Torshavn, Faroe Islands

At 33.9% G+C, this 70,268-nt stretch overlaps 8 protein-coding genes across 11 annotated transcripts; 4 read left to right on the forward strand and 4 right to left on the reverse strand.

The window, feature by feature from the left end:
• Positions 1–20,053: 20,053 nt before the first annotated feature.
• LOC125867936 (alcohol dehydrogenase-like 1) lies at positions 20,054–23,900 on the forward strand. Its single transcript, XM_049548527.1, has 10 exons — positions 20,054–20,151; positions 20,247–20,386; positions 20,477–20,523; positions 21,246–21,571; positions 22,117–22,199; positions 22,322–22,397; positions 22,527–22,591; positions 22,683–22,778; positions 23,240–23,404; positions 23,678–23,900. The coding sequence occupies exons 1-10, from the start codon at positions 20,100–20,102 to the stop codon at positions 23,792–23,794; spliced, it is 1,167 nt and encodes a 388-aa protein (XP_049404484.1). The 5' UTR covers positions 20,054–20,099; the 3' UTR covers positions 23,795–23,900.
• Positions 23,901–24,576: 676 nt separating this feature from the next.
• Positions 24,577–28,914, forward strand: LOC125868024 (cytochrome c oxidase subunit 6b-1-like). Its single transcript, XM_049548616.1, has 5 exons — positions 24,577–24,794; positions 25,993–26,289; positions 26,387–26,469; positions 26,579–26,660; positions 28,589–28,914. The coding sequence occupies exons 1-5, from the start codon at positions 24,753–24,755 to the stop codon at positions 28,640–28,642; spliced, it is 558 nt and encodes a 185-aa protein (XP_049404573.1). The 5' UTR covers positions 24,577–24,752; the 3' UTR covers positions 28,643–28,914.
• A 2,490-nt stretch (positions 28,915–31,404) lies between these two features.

A distant outpost of Denmark, the Faroe Islands suddenly appear out of the misty North Atlantic, nearly 200 miles from the nearest landfall. Of the twenty-two islands in the group, seventeen are inhabited, with a population of 17,000 residing in the capital city of Torshavn. Irish monks discovered the islands in the 8th century and became the first settlers, only to be driven out by Viking explorers a century later. The traditions and legends of their Viking forefathers are kept alive in a language so close to old Norse that Faroe Islanders can still read the ancient texts inscribed centuries ago. The name Faroe comes from faereyjar, the Old Norse word meaning "Sheep Islands." With thousands of sheep dotting the hillsides, the name remains apt today. While sheep are important to the economy, the real wealth of the islands comes from the fishing industry. A fleet of over 300 trawlers and line-fishing boats bring in an average annual haul of 245,000 tons of cod and herring. Ultra-modern processing and freezing plants do the job of getting the product to market in the most efficient manner.